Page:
Drawing from Church documents on education in his 2006 publication, The Holy See’s Teaching on Catholic Schools, Archbishop J. Michael Miller, former Secretary of the Vatican’s Sacred Congregation for Catholic Education, identified five “essential marks” that make a school genuinely Catholic. It is becoming clear that Catholic schools cannot meet these essential marks when they adopt secular curricula and teaching strategies. Schools that are now thriving have become far more intentional about these goals through a return to the Catholic tradition of liberal arts education that weaves together faith and learning:

5 Marks Of A Truly Catholic School

1. Inspired by a supernatural vision

Without a supernatural vision across the curriculum, we cannot explain such things as eternal life, the Communion of Saints, the acts of Divine Providence throughout history, or the possibility of miracles. And, most importantly, we cannot grasp the Real Presence of Jesus in the Eucharist. Secular education is merely pragmatic; it undermines the mysteries at the heart of faith.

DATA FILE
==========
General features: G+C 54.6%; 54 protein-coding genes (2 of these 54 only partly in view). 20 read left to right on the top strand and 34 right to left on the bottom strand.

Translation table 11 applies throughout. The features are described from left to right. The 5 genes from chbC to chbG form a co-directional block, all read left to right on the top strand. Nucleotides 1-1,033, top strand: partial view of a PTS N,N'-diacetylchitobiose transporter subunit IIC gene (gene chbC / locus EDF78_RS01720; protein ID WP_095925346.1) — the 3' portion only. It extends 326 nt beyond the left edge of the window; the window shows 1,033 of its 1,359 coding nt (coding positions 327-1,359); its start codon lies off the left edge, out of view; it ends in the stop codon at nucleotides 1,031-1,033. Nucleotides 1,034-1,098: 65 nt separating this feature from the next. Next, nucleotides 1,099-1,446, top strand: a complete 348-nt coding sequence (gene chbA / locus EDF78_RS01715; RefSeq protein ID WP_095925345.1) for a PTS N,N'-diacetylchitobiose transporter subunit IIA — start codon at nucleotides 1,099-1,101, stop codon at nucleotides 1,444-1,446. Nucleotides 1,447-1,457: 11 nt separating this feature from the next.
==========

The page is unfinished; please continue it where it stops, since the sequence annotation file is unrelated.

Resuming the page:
2. Founded on a Christian anthropology

Christians understand that the human person is made in the image and likeness of God, and is destined to be with Him forever. Respect for the dignity of all human life is a principle by which we can assess events in history, literature, science, ethics, and current events. This truth also guides all our relationships. A Catholic school, therefore, should nurture all that is human in the students it serves—the ability to observe, to listen, to attend, to remember, to imagine, to imitate, to integrate, to pray, and to love, among other traits. It should avoid the secular obsession with metrics and data. Standardized testing may have its limited place, but a child’s formation cannot be measured by multiple-choice questions.